After widespread backlash from LGBTQ+ rights activists and politicians alike, the United Kingdom is set to see legislation banning conversion therapy after all, with UK Prime Minister Rishi Sunak planning to introduce a draft bill to parliament.
As reported by local media, including The Times and ITV News, Rishi Sunak is set to introduce a draft bill criminalising attempts to alter someone’s sexual orientation and gender identity in England and Wales. This announcement comes a day after the Equality and Human Rights Commission (EHRC) urged Sunak to make this a part of his legislative agenda.
Earlier this year, there were speculations that Sunak might abandon the bill, citing potential “unintended repercussions” for educators, parents, and healthcare providers engaged with minors grappling with their gender identities. However, ITV News Editor Paul Brand clarified via social media that the legislation would focus exclusively on “coercive” actions and include protective clauses for parents and medical professionals.
According to insiders, Chief Whip Simon Hart cautioned Sunak about the possibility of a parliamentary uprising if the bill isn’t put forward. Hart’s warning suggests that Conservative MPs could collaborate with Labour MPs to make legislative changes as an alternative route for establishing a ban on conversion therapy.
Stuart Andrew, the Minister for Equalities, has indicated that he might reconsider his role in the government if the legislation fails to materialise. Conversion therapy survivor and former government equalities advisor Jayne Ozanne expressed relief and concern about the recent developments. She emphasised that making victims demonstrate coercion could undermine the legislation’s effectiveness.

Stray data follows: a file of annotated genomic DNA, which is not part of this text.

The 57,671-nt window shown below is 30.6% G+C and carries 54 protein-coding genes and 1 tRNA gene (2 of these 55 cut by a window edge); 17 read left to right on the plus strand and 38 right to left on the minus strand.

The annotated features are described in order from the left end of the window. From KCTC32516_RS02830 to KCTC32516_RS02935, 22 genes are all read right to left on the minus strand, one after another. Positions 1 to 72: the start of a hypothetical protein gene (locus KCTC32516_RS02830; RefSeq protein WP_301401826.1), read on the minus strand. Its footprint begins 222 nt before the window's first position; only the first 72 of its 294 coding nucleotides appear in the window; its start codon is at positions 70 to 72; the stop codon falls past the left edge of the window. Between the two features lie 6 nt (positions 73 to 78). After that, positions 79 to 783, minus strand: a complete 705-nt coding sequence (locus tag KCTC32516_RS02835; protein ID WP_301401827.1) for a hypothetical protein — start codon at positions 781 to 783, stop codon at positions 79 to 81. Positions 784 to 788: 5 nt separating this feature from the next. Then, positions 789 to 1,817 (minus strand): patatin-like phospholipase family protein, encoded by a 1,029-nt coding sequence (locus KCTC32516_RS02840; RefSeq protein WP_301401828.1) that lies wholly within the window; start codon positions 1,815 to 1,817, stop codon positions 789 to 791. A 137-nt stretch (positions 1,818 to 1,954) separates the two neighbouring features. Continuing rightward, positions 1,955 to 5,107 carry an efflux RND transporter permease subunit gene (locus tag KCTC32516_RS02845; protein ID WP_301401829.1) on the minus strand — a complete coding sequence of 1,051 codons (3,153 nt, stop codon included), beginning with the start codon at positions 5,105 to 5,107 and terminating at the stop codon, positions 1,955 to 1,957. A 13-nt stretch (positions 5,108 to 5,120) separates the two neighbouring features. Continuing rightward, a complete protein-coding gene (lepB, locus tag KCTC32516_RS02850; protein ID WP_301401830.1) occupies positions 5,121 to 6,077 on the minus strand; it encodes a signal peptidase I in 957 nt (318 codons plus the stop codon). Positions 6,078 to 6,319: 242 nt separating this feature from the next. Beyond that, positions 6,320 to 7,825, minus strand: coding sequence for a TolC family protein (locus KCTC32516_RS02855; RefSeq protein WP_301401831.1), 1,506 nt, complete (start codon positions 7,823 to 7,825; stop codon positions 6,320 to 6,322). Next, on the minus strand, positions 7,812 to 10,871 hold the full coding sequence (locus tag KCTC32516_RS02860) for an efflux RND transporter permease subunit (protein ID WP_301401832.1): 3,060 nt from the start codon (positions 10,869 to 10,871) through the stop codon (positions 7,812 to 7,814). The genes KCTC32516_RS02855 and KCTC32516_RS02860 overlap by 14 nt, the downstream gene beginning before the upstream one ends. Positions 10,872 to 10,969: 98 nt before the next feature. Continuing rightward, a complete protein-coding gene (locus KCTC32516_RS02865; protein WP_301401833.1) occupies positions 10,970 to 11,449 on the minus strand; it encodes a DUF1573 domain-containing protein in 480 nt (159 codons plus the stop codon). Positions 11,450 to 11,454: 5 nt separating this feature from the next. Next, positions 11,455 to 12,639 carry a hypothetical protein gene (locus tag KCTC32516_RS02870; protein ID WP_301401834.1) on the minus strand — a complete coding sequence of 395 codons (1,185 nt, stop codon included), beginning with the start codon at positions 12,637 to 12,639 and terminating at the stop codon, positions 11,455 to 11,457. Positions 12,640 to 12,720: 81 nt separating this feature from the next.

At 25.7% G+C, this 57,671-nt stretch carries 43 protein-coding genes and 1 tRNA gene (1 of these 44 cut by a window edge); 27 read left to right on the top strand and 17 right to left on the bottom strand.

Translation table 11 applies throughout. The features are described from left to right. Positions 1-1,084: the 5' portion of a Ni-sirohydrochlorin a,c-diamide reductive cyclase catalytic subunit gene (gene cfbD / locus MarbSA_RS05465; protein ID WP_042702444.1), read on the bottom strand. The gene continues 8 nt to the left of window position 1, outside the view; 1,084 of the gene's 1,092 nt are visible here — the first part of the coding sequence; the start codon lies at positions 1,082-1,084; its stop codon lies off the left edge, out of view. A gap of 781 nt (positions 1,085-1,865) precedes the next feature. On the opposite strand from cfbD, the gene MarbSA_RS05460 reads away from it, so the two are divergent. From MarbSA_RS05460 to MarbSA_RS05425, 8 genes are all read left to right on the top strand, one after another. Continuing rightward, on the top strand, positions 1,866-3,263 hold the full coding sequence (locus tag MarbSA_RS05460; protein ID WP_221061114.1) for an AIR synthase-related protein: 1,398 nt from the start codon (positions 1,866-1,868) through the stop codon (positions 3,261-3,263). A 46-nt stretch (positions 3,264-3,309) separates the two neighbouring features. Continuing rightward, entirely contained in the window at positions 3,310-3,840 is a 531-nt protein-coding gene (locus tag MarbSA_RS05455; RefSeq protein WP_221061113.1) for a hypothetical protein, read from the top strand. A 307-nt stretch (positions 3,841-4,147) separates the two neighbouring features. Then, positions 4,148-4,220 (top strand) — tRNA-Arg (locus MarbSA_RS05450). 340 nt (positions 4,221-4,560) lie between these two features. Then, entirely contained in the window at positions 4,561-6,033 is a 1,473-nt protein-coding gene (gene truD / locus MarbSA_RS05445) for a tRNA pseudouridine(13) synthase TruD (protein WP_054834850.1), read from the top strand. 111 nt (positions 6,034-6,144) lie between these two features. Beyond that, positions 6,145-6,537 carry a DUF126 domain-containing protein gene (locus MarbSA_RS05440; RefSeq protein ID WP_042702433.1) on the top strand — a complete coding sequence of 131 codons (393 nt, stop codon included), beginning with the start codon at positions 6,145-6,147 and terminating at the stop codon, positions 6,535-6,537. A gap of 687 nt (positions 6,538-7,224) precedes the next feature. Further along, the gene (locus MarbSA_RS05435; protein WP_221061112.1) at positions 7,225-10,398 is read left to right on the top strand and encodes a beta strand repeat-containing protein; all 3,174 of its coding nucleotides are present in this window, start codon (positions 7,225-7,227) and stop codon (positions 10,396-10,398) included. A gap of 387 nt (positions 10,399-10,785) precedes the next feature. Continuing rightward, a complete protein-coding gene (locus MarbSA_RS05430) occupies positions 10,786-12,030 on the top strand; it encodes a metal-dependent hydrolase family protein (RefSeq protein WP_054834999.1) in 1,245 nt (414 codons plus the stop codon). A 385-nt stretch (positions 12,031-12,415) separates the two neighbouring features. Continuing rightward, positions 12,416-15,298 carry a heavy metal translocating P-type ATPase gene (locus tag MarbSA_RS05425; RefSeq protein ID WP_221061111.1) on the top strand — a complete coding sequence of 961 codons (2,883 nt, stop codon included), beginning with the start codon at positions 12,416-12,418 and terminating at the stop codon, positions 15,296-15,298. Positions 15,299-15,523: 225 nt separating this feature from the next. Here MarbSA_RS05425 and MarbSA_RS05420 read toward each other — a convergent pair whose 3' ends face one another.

Reverend Dr Helen Hall, an advocate against conversion therapy, also argued that asking victims to prove coercion could further victimise them, likening the situation to the recent change in the UK’s marriage age laws.
The legislation against conversion therapy has a fraught history. Although initially promised by former Prime Minister Theresa May in 2018, the initiative faced setbacks and delays under her successor, Boris Johnson. Johnson had originally planned to exclude trans individuals from the proposed ban but reversed his decision following public backlash. Despite promises to introduce a draft bill early this year, no such legislation has yet been made public.